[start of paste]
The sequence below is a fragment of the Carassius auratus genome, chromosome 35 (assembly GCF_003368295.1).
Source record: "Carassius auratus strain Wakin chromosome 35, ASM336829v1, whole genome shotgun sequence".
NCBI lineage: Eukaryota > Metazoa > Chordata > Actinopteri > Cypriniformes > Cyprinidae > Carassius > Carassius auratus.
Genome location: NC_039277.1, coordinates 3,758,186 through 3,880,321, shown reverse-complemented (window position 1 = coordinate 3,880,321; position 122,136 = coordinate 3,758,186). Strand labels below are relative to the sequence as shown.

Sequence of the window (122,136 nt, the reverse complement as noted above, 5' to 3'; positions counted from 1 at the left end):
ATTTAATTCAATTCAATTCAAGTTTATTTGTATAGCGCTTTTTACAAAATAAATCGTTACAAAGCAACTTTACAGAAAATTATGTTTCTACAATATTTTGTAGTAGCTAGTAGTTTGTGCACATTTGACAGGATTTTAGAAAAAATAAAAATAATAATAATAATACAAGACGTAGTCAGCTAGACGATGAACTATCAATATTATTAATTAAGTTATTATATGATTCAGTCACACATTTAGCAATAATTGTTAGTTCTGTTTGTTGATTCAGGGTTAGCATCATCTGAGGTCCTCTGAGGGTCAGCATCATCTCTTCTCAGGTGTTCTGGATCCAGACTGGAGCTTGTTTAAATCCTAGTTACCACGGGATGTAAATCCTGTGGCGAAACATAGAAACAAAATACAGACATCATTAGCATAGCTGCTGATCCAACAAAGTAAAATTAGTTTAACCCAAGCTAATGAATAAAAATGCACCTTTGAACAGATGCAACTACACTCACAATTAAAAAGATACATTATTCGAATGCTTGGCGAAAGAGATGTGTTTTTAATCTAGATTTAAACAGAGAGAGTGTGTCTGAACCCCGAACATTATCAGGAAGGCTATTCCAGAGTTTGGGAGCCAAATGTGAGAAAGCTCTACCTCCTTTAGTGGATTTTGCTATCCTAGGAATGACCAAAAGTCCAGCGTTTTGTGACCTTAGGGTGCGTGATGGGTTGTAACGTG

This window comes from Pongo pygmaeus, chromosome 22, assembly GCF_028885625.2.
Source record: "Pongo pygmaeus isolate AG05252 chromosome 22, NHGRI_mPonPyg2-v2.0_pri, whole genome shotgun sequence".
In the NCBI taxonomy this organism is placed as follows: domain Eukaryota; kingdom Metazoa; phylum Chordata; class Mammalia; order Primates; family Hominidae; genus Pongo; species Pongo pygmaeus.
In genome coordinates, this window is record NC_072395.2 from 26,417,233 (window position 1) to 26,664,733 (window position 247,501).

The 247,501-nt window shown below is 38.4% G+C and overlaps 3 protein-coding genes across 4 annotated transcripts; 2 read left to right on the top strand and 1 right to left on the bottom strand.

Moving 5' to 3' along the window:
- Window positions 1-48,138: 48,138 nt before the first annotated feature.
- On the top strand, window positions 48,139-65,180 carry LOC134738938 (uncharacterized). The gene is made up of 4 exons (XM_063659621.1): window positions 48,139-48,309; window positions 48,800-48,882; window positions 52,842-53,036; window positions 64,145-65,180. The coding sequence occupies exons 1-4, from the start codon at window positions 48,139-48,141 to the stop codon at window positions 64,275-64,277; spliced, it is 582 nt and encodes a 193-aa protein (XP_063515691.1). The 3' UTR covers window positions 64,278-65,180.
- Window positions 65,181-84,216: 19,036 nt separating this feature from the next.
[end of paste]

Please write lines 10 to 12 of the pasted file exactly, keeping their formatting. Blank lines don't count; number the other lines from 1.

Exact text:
In genome coordinates, this window is record NC_072395.2 from 26,417,233 (window position 1) to 26,664,733 (window position 247,501).

The 247,501-nt window shown below is 38.4% G+C and overlaps 3 protein-coding genes across 4 annotated transcripts; 2 read left to right on the top strand and 1 right to left on the bottom strand.

Moving 5' to 3' along the window: